Forest rights of tribals over their traditional lands in Ghatbarra village of Surguja district have been taken away by the Chhattisgarh government to facilitate coal mining of Prasa East and Kete Besan coal block.
The block has been allocated to Rajasthan Vidyut Utpadan Nigam Limited (RVUNL) and Adani Minerals Private Limited. The latter is a 100 per cent subsidiary of Adani Enterprises and RVUNL is a Rajasthan government enterprise.
In an order passed on January 8, the government had cancelled the community land rights of the tribals in the village, given under the Forest Rights Act (FRA). The government, in the order, stated that the villagers had been using their legal rights over the forest land to stop work of mining in their village, which falls in the Parsa East and Kete Besan coal block. It is the first such order to come to light in India, where community rights of tribals have been cancelled after being granted through the process laid down in the FRA.
Business Standard reviewed the January 8 orders cancelling the land rights of the tribals in the village. The Chhattisgarh government and the district authorities, however, did not respond to the queries.
The FRA does not provide for revocation of either community or individual land rights once granted under the law. The law and the attendant regulations provide only for the government diverting the forest land for some other purpose after prior consent of the tribals through their gram sabha. Under the FRA, tribals are empowered to claim individual and community rights over forestlands they have traditionally hold on. The gram sabha of Bhatbarra did so and in September 3, 2013 they were handed over the lands by the state government.
After that, the village became aware that the coal block could remain susceptible to mining despite the Supreme Court orders cancelling earlier allocations. In October 2014 the gram sabha (village council) of Ghatbarra, along with 19 other villages, took out a formal resolution opposing the mining in their lands. Under the FRA, the gram sabha is the only authority empowered to decide the future of traditional tribal lands.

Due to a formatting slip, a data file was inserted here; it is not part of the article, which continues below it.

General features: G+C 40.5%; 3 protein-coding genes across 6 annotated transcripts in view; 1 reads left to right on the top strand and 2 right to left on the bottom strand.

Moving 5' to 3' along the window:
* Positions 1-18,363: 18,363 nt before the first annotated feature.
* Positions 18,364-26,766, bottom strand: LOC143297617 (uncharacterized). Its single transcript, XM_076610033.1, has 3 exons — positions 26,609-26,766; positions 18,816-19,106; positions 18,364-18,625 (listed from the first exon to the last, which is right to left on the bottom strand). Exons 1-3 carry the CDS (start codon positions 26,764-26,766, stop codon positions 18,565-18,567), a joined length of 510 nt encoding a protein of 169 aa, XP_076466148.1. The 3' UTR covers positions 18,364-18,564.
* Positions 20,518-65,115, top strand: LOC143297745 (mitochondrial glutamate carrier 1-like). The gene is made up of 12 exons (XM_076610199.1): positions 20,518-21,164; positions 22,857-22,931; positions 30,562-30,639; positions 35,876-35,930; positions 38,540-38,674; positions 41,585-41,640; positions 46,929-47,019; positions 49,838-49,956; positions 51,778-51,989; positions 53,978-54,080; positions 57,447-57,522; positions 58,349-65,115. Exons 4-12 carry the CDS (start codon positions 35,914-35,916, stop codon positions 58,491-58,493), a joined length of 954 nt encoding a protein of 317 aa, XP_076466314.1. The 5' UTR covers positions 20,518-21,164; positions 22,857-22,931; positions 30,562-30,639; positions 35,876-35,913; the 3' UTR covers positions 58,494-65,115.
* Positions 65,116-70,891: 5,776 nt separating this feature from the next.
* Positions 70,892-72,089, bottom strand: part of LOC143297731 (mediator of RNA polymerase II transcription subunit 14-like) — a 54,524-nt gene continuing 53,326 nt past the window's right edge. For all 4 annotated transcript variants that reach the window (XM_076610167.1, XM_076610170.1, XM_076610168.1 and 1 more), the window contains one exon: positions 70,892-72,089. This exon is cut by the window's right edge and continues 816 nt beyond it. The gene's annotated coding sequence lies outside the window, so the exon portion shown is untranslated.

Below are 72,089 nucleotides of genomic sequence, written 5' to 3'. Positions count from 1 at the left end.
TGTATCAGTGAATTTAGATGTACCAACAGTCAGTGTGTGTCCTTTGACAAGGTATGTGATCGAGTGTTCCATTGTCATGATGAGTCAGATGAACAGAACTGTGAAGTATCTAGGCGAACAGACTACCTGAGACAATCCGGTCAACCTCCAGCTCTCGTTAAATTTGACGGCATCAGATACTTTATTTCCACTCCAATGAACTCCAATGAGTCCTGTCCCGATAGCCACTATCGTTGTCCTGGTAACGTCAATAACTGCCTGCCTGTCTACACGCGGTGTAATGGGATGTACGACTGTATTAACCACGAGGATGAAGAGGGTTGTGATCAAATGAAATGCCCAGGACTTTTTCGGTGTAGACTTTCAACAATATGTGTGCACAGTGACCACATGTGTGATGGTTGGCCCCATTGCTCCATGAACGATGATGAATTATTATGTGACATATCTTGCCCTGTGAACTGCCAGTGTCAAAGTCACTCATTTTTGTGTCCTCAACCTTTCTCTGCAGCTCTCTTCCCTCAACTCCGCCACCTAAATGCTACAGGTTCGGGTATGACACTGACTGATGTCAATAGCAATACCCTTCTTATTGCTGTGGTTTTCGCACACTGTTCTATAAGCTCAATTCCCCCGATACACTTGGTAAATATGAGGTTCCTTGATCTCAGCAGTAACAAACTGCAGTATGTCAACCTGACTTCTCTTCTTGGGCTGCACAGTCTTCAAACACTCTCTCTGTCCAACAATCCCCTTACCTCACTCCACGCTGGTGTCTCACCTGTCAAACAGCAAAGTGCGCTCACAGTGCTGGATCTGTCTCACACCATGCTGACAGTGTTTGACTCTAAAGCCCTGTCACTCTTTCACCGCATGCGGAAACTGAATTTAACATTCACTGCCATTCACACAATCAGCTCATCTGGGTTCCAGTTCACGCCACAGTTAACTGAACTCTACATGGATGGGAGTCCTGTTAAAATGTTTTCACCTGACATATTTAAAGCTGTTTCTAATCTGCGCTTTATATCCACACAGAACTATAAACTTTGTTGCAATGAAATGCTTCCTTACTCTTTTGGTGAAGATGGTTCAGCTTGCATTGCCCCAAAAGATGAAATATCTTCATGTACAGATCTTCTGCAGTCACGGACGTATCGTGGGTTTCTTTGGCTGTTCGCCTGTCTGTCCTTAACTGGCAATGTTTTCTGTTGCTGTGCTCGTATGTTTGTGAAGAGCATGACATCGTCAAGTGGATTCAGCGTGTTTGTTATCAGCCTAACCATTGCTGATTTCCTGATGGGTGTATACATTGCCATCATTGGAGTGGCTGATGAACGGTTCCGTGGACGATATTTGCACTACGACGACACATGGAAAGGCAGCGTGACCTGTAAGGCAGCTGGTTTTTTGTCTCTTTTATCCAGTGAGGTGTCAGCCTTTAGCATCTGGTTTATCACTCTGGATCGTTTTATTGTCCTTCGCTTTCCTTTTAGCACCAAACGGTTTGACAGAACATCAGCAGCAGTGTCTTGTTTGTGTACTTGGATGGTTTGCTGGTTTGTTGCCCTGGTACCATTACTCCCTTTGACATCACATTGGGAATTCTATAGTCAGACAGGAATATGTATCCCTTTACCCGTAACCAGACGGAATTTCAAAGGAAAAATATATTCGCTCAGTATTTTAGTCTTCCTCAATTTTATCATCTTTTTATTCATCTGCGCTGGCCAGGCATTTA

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The FRA also requires that the claims and rights of all tribals and other forest-dwellers are settled before the government looks to remove them under section 4(5) of the law and other rules.
But the central government gave the clearance to divert the land for mining in 2012 without settling the rights. Business Standard reviewed the orders of the environment ministry. One set of orders said the land would be diverted only once the rights of the tribals and others had been settled. But then later orders (called stage 2 forest clearance) handed over the land for mining without ascertaining that the rights had actually been settled.
The state government in its order dated January 8 notes (translated from Hindi): “When the administration tries to get diversion of forests done for the Parsa East and Kete Besen open coal block, the villagers, using the context of the land rights given by the collector to them, create barriers and protest to stop work.”
The order notes that this was investigated by the forest department. The conservator of forests of Surguja found that the land rights were given to tribals in 2013 while the forest clearance to RVUNL had been given in 2012. He concluded, therefore, the community forest rights given to the tribals could be cancelled.
The district administration along with the tribal affairs and the forest department based on latter’s conclusions passed an order saying, because the land had been given in 2012 to the company for mining, it no longer classified as forestland in 2013 when it was given to tribals under the FRA. Consequently, the three set of authorities collectively decided that the government order handing over rights to tribals in 2013 is cancelled.
The block has been caught up in a legal fracas over the forest clearance for other reasons as well. In 2014, the National Green Tribunal (NGT) had cancelled the forest clearance noting that the environment ministry had not looked at the impact of coal mining on biodiversity in the region, including presence of protected species such as the elephant. It asked the environment ministry to take a look again at the case. But the stay on operations was removed by the Supreme Court even as the NGT orders to relook at the clearance continued to operate. Since then the ministry has not taken a decision on the matter, records show.